I write in a blog called The Ruh of Brown Folks
, together with neplus_ultra
(who is also a member of this community) and cheshm_badoomi
. The three of us are Middle Easterners who have grown up in diaspora, and I think a lot of what we write about is relevant to this community. In particular, I wanted to share a recent post I made about my upbringing and how I came to identify as Iranian, part of which was inspired by discussions that came up in this thread
. I invite you to comment on it.Diaspora sucks pt. II
Growing up in a mixed family in diaspora, I did not grow up "Iranian" but rather claimed it for myself, figuring out what it meant from whatever materials I could get my hands on. I learned how to be Iranian mostly from foreign sources. I learned how to be Iranian--or maybe it is better to say I learned how to un-assimilate myself--from reading Malcolm X, Stokely Carmichael and the Black Panthers, from reading Gloria Anzaldúa, from my Ashkenazi Jewish mother, from Pan-Arabism, from Orientalist travelogues. I pieced it together from old photographs, stories I think I remember my father telling me, and other things I just made up. I learned from infrequent trips to my relatives' homes, where Persian was murmured unintelligibly around me.
Memories of those visits have a dreamy, synaesthetic quality to them in my head. The sound of Persian was inextricably linked to the fragrances and flavors of our food: saffron rice with barberries; cool yogurt with cucumbers, dill, and mint; pastries with rosewater and honey. Uprooted as I was in diaspora, what sense of self I had came from the Persian food my mother and grandmother prepared. As Bahman Ghobadi fell in love with cinema through Kurdish sandwiches, as Aziz and Atieh in The Fish Fall in Love mediated their love through cooking, I located one part of my identity in my palate. It has taken me years to try to locate the others.
My mother, like other mothers, maybe all mothers, was burdened with the patriarchal task of providing identity by mothering. In a mixed family, this task was doubled: arranging the seder plate and the haft-sin, cooking kugel and kotlet, and so on. I am still untangling the nexus of Judaism and Iranian-ness. My mother knew how to be Jewish, and so my Jewish identity came easily, in Yiddish phrases, Hebrew school, rituals and holidays; decorated by mezuzahs and candles; marked in stages from my bris to my bar mitzvah. But how to be Iranian? This was a more contested notion, something my mother could not know and something I feel my father was still in the process of redefining for himself, let alone for his children.
Sometimes I think my father only wanted to shield my brother and I from everything he had faced as an Iranian in the U.S. Maybe he thought he was protecting us by raising us as Americans, and I can't blame him for wanting to shield us from xenophobia and racism. Other times I think that he, like so many other young, urban Iranians of his generation, was simply Westoxified, and valued American ways more highly than Iranian ones. In the end, though, I don't really think it was either one of those. I don't think he actively tried to raise us as Americans or to prevent us from identifying with Iran. I think he saw himself as American, and, living in America and having married an American, naturally his children would be American as well.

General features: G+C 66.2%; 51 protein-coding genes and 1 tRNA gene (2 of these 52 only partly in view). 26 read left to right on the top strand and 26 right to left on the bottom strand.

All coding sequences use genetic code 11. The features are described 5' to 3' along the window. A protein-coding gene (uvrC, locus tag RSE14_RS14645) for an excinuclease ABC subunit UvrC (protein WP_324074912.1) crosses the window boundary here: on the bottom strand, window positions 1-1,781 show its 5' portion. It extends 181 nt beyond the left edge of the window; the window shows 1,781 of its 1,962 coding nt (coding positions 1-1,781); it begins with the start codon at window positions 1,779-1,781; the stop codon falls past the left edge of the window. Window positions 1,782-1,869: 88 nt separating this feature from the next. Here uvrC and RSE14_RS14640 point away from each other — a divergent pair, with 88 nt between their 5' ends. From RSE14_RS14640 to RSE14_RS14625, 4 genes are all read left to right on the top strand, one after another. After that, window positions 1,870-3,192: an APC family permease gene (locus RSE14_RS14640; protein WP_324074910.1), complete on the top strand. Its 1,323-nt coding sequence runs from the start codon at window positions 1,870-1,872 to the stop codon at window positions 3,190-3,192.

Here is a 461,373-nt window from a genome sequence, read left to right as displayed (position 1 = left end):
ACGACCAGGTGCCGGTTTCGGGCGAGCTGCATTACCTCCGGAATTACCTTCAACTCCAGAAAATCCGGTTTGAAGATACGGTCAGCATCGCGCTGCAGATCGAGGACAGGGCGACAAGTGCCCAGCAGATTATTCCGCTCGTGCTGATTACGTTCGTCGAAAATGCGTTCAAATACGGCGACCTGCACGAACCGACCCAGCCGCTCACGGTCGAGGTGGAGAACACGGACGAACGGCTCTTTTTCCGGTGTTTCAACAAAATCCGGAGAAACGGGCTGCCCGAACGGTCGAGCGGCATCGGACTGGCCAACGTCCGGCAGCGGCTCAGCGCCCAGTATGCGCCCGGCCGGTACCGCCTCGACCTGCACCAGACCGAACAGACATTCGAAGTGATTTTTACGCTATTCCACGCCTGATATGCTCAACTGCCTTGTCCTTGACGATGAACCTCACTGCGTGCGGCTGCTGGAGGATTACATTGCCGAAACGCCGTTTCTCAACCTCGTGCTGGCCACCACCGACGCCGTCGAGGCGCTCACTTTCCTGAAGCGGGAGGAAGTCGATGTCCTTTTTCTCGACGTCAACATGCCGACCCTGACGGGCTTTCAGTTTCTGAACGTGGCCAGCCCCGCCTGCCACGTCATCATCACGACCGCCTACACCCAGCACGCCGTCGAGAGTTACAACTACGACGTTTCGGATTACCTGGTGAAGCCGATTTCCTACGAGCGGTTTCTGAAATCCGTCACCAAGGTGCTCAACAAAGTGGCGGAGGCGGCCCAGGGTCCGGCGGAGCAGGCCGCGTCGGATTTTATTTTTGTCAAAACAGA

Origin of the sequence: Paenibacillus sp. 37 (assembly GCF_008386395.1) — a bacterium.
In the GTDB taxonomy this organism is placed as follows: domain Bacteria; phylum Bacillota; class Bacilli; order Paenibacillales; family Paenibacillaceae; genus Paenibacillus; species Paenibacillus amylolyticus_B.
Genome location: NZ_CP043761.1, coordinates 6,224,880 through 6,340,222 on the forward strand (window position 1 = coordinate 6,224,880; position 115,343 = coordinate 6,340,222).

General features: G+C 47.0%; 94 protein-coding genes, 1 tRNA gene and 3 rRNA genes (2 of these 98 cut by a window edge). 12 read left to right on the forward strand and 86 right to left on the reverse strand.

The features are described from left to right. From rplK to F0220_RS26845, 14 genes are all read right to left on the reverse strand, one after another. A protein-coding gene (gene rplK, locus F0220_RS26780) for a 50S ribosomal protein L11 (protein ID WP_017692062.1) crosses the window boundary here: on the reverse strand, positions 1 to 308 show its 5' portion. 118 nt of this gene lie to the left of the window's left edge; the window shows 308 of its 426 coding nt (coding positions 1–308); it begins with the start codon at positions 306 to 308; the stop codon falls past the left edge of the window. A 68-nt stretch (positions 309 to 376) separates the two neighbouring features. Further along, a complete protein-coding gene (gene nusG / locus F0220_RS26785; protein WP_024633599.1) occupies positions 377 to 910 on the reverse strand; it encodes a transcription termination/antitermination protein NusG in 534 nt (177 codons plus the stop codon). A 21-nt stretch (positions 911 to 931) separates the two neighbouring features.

It was not until I was mostly grown up that I began to realize that my skin was olive-colored and that my eyebrows connected in the middle, that I could pronounce the sounds of Persian words easily (even if I was still ignorant to their meaning), that there was this enormous heritage that belonged to me. I started to ask myself questions: Do I have to be American? Am I white? Am I Iranian? What do these things mean? I had little at my disposal with which to answer these questions, and trying to answer them was a difficult and painful process. Some of them I have answered for myself: No, I am not American. No, I am not white. The others I still struggle with.
The one tool I had to help me answer these questions was the Persian language. Persian symbolized the birthright my upbringing had denied me access to, and from what I had read of Fanon, I was sure that language was the key to knowledge of self. With that in mind, I threw myself into studying Persian. That was more than three years ago; I am still studying, and I feel more than ever that the more Persian I learn, the more I learn about myself.
Due to passport complications, I cannot go to Iran yet, so I am going to Armenia this summer to study Persian language and literature at Arya International University in Yerevan. All this time, I have been trying to learn how to be an Iranian from all the wrong places, and while I'm moving ever closer to Iran, this summer I will still be one country away. In Armenia, Armenians gaze west to Mt. Ararat, their nation's most powerful symbol, which lies just over the border yet beyond their reach, in Turkish territory. Perhaps they will know how I feel when I go and peer over Armenia's southern border into Iran, the homeland I dream of but have never set foot on. Next year in Tehran, I hope. Until then...diaspora sucks.